Swamp Nature Center paving
project, send a check to The
Paulding County SWCD, 523
Fairground Drive, Paulding
OH 45879. Make sure to des-
ignate that the funds are for
the paving project.)
Miles for Mills
thanks donors
Dear Editor,
Thank-you to the Ameri-
can Legion Rides Post #297
of Payne for supporting the
Miles for Mills, ALS Associ-
ation benefit.
Thanks to the riders, walk-
ers, bakers and donations
given to the auction. To
those who helped in any
way, it was much appreci-
May God bless each and
everyone of you.
The Mills Family
Lee Ann Hook
Civil Docket
The term et al. refers to and oth-
ers; et vir., and husband; et ux.,
and wife.
Natasha S. Martinez,
Paulding vs. Eva Martinez,
Payne. Civil domestic vio-
Pierce Medical Products
Inc., Lambertville, Mich. vs.
Village Square Inc., Paulding
and Village Square Inc., dba
Village Apothecary, Paulding
and Village Square Inc., dba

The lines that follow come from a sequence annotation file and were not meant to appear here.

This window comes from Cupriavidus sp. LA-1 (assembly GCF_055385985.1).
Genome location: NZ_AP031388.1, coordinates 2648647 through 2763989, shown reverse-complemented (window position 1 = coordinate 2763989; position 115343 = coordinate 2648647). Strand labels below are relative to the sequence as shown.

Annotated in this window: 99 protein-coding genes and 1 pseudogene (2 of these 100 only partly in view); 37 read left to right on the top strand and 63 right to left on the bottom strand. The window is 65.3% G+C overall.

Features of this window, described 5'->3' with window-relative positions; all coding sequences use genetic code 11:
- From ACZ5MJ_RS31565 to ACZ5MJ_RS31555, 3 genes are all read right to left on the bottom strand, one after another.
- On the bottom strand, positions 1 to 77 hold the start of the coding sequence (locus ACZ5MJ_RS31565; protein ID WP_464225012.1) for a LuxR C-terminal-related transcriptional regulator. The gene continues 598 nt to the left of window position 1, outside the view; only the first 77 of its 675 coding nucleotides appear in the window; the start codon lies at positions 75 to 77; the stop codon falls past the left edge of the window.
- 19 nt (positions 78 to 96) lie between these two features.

Village Apothecary,
Napoleon and Village Square
Inc., dba Village Apothecary,
Toledo and Village Square
Inc., dba Village Apothecary,
Grand Rapids and Village
Square Inc., dba Village
Apothecary, Bryan and Vil-
lage Square Inc., dba Village
Apothecary, Angola, Ind. and
Mark A. Marenberg,
Antwerp. Money only.
Michael S. Lester, Paulding
vs. Abby E. Lester, Antwerp.
In the matter of: Amanda
E. Weible, Defiance and Jef-
fery D. Weible, Oakwood.
Dissolution of marriage.
Trudy Marie Donley, Oak-
wood vs. Brian Scott Donley,
Oakwood. Divorce.
Marriage Licenses
Justin Raymond Lee
Sheaks, 22, Defiance, laborer
and Gabrielle JoAnn Sawyer,
23, Defiance, direct support
staff. Parents are Doug
Sheaks and Lisa Hammon;
and Houston Sawyer and
Amber Hostettler.
Roger A. Sherer, 64, Pauld-
ing, meat department man-
ager and Vicky J. Wells, 58,
Paulding, baker. Parents are
Lester H. Sherer Jr. and Car-
olyn Tomlinson; and Alva
Alan Good Jr., dec. and Dar-
lene Cotterman.
Seth Olen Dangler, 25,
Antwerp, maintenance and
Erica Laine DeVore, 23,
Antwerp, legal collections
rep. Parents are Tony Dangler
and Lisa Hamrick; and John
DeVore Jr. and Traci Kana-
Administration Docket
In the Estate of Donald D.
Schade, application to admin-
ister file.
In the Estate of Beulah
Winchester, application to ad-
minister file.
In the Estate of Pamela
Bailey, last will and testament